Decision Impact Statement
Barakat and Ors and Commissioner of Taxation
 AATA 1564
2007 ATC 2363
68 ATR 121
Venue: Administrative Appeals Tribunal
Venue Reference No: NT2006/393
Judge Name: Deputy President Purvis
Judgment date: 19 July 2007
Appeals on foot:
Administrative Treatment (Implication on current Public Rulings and Determinations)
TR 94/4PS LA 2006/2PS LA 2002/8
This document is not a public ruling, but provides a statement of the Commissioner's position in relation to the decision and how the law will be administered as a consequence of the decision. Any proposals for changes in the law are matters for government and it is not appropriate for the Commissioner to comment.
Outlines the Tax Office's response to this case which concerned whether a taxpayer is liable for an administrative penalty on the basis that the taxpayer's behaviour when lodging activity statements was reckless.
Brief Summary of Facts
- The Applicant was a partnership carrying on a project management and construction business, acquiring land on which it constructed townhouses.
- The Applicant was registered for GST and accounted for GST monthly on a cash basis.
- In May and June 2004, the Applicant settled sales of townhouses but did not report the sales in its activity statements.
- The Applicant retained a tax agent who prepared year end financial statements and income tax returns, but not activity statements which were prepared by Mr M Barakat of the Applicant partnership.
- After lodgement of the activity statements for May and June 2004, Mr Barakat had a conversation with the Tax Office following which the Applicant's GST registration was cancelled with effect from that date.
- The Tribunal was satisfied that Mr Barakat believed that the officer with whom he spoke advised that GST on the sales could be included in the partnership's final income tax return to be prepared by the tax agent, but was not satisfied that the officer in fact gave that advice.
- In other words, Mr Barakat misunderstood the tax officer's advice. He was heading overseas after the end of the construction project and mistakenly believed that the GST would be brought to account with the final income tax return as the outstanding liability depended on valuations to be obtained by professional advisers.
Issue decided by the Court or Tribunal
The issue decided by the Tribunal was whether the Applicant is liable for an administrative penalty for recklessness as to the operation of the law in respect of the GST shortfall, arising out of the failure to include the sales of the townhouses in the relevant activity statements, pursuant to Division 284 of Schedule 1 to the Taxation Administration Act 1953 (TAA).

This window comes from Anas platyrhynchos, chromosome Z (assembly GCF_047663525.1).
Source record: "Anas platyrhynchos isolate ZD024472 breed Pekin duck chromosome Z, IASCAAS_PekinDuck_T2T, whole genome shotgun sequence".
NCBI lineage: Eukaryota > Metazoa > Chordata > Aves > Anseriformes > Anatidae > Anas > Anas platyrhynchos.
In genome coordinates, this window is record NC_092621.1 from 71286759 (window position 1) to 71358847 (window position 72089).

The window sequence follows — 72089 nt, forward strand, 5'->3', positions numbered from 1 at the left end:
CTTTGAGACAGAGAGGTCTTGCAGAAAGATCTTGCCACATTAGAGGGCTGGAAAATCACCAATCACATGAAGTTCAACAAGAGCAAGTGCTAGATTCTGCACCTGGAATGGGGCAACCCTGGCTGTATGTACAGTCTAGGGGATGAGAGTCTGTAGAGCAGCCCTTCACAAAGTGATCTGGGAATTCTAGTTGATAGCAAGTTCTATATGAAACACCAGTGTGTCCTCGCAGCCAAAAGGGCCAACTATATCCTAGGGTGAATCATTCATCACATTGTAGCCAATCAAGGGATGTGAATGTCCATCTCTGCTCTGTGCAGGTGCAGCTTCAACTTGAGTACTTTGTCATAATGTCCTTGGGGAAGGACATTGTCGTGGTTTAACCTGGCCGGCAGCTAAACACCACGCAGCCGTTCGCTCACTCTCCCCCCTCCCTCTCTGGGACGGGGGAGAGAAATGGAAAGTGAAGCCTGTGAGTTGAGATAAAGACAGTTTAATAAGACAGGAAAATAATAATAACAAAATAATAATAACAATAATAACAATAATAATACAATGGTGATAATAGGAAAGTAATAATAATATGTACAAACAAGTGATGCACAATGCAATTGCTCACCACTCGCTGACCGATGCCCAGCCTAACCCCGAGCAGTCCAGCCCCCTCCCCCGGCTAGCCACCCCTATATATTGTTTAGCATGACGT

The Tribunal decided that, in accordance with s284-15(2), the Applicant is not liable for an administrative penalty, as the Applicant exercised reasonable care.
Tax Office view of Decision
The Tax Office position is that s.284-215(2) in Schedule 1 to the TAA requires a decision maker to consider whether, at the time of making the statement, the taxpayer or taxpayer's agent took reasonable care to ensure the statement was not false or misleading.
The Tribunal took into account a telephone call made by the taxpayer, which the Tribunal found had occurred after the lodgement of the activity statements. With respect, to the extent that the Tribunal took into account the telephone conversation, we consider that the Tribunal took into account a consideration that was not relevant to whether the Applicant exercised reasonable care in the preparation and lodgement of the activity statements.
However, the Tax Office considers that overall the outcome in this case is one that turned on its own particular facts. For example, the Tribunal noted that Mr Barakat was endeavouring to finalise his affairs at a time of stress before leaving the country. He did make contact with the Tax Office and did seek to obtain advice. The Tribunal considered that he was not frivolous or irrational and noted there was no evidence of errors or mistakes in the past. It is clear that this is a case where the Tribunal, upon hearing the Applicant's evidence, decided that the Applicant was genuinely mistaken and acted with reasonable care.
Further, the Tribunal indicated that if, contrary to its view, a penalty was applicable, it would have remitted the penalty. Accordingly, even if on appeal it was concluded that the Tribunal took into account an irrelevant consideration, the Federal Court might well decline to remit the decision to the Tribunal.
In those circumstances, we consider that it would not be a responsible use of resources for the Tax Office to appeal against this decision. Accordingly, the Tax Office will not appeal to the Federal Court against the decision of the Tribunal in this matter.
Implications on current Public Rulings & Determinations
Implications on Law Administration Practice Statements
We invite you to advise us if you feel this decision has consequences we have not identified, or if a precedential decision such as a Public Ruling or an ATO ID requires reconsideration or amendment. Please forward your comments to the contact officer.
| Date Issued:
||16 November 2007
| Due Date:
||11 January 2008
| Contact officer:
| Email address:
||07 3213 8731
||07 3213 8465
||10 Banfield Street
CHERMSIDE QLD 4032
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